Providing means for persons to make sense of presence in the absence of physical proximity is a business in which sensory innovation has enduring opportunities to create value. Making sense of presence in social interaction among friends and family has long driven demand for telephony and photography. Making sense of presence also drives demand for use of e-mail, instant messaging, mobile short messaging services (SMS), and camera phones. Making sense of presence is a good not constrained by conventional distinctions between content and communication. Communication services have enormous opportunities for innovation, differentiation, and commercial competition in organizing sensory modes to support production of this highly valued good.
Not understanding this good could be disastrous for major, well-established organizations. Eastman Kodak, a leader in the photography industry for more than a century, has had declining revenue for the last four years. Since its 1997 valuation high point, its stock has fallen 70% and its workforce shrunk by 30,000 jobs. In attempting to adapt to digital imaging, Kodak still understands its consumer business to be about “consumers who take, share, album and print their life experiences in pictures.” This description says nothing about the relationship of photography to text, telephony, and camera phones. Yet with photography, as with other communication services, persons seek to make sense of others like themselves in the absence of physical proximity. The future of the consumer photography business is likely to depend on how new communication services use images to lower the cost of making sense of presence.
Compared to traditional, plain-old telephone service, new, rapidly developing, low-cost software gives many persons much more cost effective means to make sense of presence. In six months, a small software firm developed a peer-to-peer communication application that provides high quality, scalable telephony service integrated with text messaging and presence indicators. Persons who have no more than dial-up Internet access can run the software, called Skype, and communicate at no additional cost, by voice telephony and text messaging, with any other Skype user around the globe. The software can be downloaded for free on the Internet. As of October, 2003, only two months after the program became publicly available, over a million copies of the software had been downloaded. Undoubtedly, in different places around the globe and irrespective of regulation in any particular country, many other groups will develop similar software. Integrating images into software of this type can happen much more cheaply and much more quickly than the developers of PICTUREPHONE® could have ever imagined. Such software, in many competing variants with different forms of sensory integration, will teach many persons that plain-old telephone service is an inferior product for making sense of presence.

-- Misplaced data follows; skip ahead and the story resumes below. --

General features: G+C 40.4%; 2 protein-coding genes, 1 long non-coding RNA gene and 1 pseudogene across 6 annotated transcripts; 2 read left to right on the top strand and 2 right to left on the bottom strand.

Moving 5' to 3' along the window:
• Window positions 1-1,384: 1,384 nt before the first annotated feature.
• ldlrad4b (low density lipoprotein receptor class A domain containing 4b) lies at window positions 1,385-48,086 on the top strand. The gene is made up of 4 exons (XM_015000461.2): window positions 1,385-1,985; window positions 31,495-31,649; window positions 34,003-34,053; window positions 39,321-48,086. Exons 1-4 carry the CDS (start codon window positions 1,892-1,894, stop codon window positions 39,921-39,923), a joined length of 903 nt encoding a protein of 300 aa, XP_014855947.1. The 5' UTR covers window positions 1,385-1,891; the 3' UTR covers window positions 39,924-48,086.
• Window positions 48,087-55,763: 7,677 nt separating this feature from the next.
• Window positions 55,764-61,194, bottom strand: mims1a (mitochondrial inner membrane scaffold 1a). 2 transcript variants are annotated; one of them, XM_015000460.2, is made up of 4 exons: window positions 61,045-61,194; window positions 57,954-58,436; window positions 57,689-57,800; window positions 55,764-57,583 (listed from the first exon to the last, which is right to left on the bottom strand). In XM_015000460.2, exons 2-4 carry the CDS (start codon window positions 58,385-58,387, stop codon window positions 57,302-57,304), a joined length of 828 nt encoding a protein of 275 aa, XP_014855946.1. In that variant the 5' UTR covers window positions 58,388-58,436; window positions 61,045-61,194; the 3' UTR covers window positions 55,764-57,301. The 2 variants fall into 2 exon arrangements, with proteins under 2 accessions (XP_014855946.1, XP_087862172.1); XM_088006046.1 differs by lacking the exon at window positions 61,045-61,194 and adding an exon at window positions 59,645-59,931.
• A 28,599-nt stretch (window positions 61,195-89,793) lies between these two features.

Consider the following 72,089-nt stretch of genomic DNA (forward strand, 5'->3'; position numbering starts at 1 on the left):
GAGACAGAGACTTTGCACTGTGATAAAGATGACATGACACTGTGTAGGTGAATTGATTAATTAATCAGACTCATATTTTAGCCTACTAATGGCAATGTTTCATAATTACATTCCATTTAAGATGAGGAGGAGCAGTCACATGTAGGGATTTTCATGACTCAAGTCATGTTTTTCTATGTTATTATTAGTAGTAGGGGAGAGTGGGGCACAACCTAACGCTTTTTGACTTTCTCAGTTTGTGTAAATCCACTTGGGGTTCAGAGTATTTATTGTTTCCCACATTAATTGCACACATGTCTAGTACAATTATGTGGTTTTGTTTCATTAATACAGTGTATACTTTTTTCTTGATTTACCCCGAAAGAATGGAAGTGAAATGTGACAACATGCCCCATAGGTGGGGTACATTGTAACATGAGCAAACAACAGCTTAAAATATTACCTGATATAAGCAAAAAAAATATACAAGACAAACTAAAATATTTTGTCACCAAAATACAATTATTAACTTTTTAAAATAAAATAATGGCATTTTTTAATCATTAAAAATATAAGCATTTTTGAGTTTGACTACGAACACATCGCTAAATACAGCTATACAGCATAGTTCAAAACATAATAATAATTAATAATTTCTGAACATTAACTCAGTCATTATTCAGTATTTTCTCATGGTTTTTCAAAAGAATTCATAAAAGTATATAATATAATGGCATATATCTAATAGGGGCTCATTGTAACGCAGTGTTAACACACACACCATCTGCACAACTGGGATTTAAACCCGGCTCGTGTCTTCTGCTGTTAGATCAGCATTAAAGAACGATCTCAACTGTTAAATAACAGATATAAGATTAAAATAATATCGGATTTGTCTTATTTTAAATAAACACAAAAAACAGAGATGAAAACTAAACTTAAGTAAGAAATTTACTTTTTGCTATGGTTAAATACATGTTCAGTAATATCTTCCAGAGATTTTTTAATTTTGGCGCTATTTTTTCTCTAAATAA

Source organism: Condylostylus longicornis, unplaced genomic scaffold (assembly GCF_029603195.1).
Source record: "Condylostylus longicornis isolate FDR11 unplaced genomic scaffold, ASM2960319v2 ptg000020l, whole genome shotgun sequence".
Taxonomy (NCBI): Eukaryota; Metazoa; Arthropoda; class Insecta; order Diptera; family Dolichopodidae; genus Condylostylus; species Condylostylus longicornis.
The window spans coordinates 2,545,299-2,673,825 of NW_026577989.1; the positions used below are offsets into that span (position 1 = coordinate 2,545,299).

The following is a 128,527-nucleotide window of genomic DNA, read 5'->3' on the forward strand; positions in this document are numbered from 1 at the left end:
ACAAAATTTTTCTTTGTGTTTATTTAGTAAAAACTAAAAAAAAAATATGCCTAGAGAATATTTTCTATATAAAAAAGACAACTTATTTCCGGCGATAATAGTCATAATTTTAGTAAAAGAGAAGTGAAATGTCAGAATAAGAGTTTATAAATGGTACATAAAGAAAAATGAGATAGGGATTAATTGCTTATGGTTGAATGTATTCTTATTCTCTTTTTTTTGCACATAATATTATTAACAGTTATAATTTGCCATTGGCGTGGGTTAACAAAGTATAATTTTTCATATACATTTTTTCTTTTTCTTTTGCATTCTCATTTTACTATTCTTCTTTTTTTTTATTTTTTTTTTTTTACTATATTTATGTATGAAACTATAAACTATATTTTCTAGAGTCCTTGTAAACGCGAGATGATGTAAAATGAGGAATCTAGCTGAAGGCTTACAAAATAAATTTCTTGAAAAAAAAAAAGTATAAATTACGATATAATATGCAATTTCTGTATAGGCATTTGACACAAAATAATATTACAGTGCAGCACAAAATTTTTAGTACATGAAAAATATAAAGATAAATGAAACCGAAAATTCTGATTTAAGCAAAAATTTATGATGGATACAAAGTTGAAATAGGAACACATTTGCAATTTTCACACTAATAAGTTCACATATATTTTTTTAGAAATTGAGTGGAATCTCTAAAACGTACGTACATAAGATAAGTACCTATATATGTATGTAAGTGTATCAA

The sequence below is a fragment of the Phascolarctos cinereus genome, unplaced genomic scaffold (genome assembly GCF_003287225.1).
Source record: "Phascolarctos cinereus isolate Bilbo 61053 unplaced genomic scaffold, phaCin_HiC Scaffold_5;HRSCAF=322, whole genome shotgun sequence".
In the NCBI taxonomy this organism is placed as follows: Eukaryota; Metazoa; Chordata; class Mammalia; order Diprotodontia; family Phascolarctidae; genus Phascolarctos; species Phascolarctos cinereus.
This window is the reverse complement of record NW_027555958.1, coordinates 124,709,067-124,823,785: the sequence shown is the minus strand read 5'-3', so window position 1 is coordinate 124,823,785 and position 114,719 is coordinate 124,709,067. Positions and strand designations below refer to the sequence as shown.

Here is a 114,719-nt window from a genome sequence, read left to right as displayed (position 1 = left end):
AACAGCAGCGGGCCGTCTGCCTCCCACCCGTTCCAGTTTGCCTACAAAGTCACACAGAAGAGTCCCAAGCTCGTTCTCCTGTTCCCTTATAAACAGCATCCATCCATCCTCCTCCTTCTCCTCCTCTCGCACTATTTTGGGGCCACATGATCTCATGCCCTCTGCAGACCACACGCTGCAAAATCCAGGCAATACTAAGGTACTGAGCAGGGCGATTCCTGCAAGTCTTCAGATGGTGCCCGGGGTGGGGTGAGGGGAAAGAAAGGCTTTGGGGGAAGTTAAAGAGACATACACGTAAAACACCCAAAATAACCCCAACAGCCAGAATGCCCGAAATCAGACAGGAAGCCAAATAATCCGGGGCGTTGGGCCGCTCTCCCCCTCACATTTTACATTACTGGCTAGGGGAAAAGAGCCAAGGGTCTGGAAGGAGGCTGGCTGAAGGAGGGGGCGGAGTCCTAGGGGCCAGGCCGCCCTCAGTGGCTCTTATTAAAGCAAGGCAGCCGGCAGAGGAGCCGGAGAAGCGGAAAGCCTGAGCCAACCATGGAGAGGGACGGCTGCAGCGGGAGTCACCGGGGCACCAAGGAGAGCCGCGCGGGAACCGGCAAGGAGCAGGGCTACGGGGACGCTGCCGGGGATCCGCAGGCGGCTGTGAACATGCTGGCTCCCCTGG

To avoid disaster, the telecommunications industry needs to shift from providing telephony to providing means for making sense of presence. In the U.S. in 2001, the telecommunications industry employed about 1.2 million persons and collected $235 billion in revenue from end-users. If those jobs and that revenue depend on providing traditional telephony service, they are at great risk. U.S. telecom industry leader Ivan Seidenberg reportedly recognizes the problem:
What’s behind Seidenberg’s sudden series of audacious moves?... [one major reason is] Seidenberg’s conviction that telecom as we know it is history. In its place will emerge what he calls a “broadband industry” that will use the new, superfast Net links and high-capacity networks to deliver video and voice communications with all the extras, like software for security.
Building and maintaining a highly reliable, universally accessible communications network takes dedicated workers, much capital, good organization, and effective regulation. For the value of that network to be recognized, it must be associated with an enduring good. That good is not telephony, video calling, information services, or pre-produced video on demand. That good is sense of presence. The communications industry can continually provide better means for producing it.
 Huxley (1932) p. 167.
 “Beyond the Frame: Impressionism Revisited, The Sculptures of J. Seward Johnson, Jr.” at the Corcoran Gallery of Art, Washington, DC, Sept. 13 to Jan. 5, 2004. Seward Johnson’s work is probably the best known sculptural work in the U.S. Some images from the exhibition are available at www.corcoran.com As Grau (2003) discusses, immersive art has a rich history. See also Section IV, infra.
 Gopnik (2003) savaged the exhibition: “the most mind-numbing, head-spinning, belly-flipping experience you’re likely to come across. … This is the worst museum exhibition I’ve ever seen.”
 This paragraph describes Xu Bing’s work originally titled “Xi shi jian –shiji mo juan” (An Analyzed Reflection of the World – The Final Volume of the Century), which came to be called “Tianshu” (Book from the Sky or Book from Heaven). Some images of this work are available at http://www.xubing.com/BookFromSky/main.html See also Erickson (2001).
 In 1990, an important critic in an influential Chinese arts journal made these comments about the work: